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Italophile


Latest posts by Italophile

tomatoes

Posted: 27/07/2012 at 10:45

Dipadee - first, load the photo from your camera to your computer, taking note of where you store it in the computer.

Post here. When you want to insert the photo into the post, click your cursor where you want to insert it. Then click on the symbol third from the right in the menu at the top of the window in which you're writing. It looks like a little green tree.

A new window opens. At the top, you can select whether you're uploading from your computer or an external side. Your computer is the default option so leave it as is. Click on Select. Then navigate to where you stored the photo on your computer and select the photo.

Click Upload.

Then click Save.

The photo should appear within your post where you indicated with the cursor.

tomatoes

Posted: 27/07/2012 at 10:00

Is it too late to take a photo of the symptoms, Dipadee?

As I've posted before, it's impossible to avoid fungal spores, the pesky little things that cause these problems. They're invisible, they travel in the air, and they are everywhere.

Preventive spraying is probably the best means of preventing infection. The spray coats the leaves, creating a barrier between the fungal spores and the leaf surface, preventing the spores getting a grip and doing their damage.

Traditionally, the most common spray has been copper sulfate-based and you'll find it under various brand names in any garden centre. Technically it's organic because copper is a naturally-occurring substance. On the other hand, it's a metal, and some growers worry about a build-up of metal in the soil when the sprays drips to the ground.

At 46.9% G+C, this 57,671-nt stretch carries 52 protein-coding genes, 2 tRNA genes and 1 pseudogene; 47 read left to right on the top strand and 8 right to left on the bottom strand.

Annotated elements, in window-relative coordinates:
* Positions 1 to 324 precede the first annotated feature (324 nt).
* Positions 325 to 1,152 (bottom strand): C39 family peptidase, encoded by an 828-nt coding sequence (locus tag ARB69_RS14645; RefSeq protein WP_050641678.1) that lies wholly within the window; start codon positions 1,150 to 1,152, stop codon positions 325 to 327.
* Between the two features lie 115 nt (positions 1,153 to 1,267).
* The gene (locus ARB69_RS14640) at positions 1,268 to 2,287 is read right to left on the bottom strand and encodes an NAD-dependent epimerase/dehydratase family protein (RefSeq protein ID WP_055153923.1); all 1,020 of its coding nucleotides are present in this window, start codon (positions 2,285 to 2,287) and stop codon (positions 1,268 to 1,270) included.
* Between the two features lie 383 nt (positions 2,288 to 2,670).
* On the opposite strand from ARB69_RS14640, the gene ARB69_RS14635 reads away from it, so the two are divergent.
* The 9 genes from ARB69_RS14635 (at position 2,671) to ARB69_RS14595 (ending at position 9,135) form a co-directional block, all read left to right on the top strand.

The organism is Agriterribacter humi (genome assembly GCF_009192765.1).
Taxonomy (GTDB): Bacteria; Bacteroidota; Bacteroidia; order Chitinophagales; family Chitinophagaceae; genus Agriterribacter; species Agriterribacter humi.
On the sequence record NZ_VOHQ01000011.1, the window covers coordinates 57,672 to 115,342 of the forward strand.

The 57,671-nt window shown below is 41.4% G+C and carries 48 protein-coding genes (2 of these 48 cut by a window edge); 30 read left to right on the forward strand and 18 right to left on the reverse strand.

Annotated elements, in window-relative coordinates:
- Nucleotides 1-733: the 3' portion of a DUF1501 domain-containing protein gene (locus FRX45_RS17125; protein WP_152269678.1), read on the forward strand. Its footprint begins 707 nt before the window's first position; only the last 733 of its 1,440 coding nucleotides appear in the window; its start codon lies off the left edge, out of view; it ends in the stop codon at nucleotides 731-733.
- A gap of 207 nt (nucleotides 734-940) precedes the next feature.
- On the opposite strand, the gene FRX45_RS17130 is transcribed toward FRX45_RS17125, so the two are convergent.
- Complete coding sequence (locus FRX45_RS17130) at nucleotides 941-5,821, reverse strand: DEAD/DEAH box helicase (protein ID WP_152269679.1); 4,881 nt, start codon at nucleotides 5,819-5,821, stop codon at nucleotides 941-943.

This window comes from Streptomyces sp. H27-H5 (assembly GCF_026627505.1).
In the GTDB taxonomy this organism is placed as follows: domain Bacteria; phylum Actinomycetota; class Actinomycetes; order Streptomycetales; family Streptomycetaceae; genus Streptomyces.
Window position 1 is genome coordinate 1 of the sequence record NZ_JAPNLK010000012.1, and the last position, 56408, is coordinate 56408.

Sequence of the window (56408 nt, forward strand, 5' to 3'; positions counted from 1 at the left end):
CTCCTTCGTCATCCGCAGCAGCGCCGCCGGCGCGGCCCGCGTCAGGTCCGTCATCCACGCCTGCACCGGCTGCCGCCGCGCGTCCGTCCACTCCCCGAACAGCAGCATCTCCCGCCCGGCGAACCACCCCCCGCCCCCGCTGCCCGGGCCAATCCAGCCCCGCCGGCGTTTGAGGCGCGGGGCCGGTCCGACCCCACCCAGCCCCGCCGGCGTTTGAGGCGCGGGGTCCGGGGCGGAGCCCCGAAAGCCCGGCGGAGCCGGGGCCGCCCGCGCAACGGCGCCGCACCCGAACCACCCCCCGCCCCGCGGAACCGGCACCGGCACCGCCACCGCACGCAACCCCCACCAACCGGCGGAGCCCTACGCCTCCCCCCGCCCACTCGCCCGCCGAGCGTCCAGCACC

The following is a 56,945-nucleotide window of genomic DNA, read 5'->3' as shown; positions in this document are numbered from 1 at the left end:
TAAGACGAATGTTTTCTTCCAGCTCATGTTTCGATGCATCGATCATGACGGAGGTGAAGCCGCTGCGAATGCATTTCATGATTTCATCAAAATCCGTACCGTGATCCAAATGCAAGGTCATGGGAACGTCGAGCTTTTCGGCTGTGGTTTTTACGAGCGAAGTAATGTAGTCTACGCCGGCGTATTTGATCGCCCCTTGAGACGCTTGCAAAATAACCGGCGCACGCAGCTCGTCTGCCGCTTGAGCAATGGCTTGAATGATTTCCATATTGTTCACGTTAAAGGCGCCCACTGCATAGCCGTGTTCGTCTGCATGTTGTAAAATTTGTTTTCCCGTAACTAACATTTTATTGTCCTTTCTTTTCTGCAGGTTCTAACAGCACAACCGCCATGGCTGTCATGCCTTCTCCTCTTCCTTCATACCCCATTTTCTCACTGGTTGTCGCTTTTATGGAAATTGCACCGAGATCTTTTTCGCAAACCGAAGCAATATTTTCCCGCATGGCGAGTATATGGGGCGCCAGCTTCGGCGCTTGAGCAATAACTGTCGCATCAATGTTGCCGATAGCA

Spraying is preventive, meaning it has to be undertaken before the spores arrive. It's no use spraying after the spores have arrived - that is, once fungal (or bacterial) symptoms are showing. Usually you start spraying a couple of weeks after planting out and continue to spray every week or 10 days. If it rains within that timeframe, you have to respray to recoat the leaves. Importantly, you have to spray every leaf, and both sides of every leaf.

Preventive spraying doesn't guarantee 100% that you will be fungus (or bacteria) free, but it gives you a huge head start. The only alternative to spraying is very diligent housekeeping - at least 3' between plants to aid air circulation, judicious pruning of branches and leaves to avoid great clumps of leaves which hinder air circulation, and keeping the foliage as dry as possible. Damp foliage is a fungal spore's playground. Finally, removing the lowest branches to keep a gap of at least 1' between the lowest foliage and the soil will help against the spores - that fall from the leaves to the soil - splashing back up onto the leaves when watering.

tomatoes

Posted: 27/07/2012 at 07:06

Potato Blight is the same disease as Late Blight in tomatoes. The pathogen is Phytophthora infestans. In toms, it certainly manifests on the stems, but also on the leaves. That is wasn't showing on the leaves still puzzles me.

tomatoes

Posted: 26/07/2012 at 16:57

Mmmm. About the only disease I can think of that might manifest on the stem before elsewhere is White Mould. I've only ever seen it a couple of times. It starts out as a lesion on the stem, a bit like a stain. Eventually, as the stem succumbs, it turns almost white.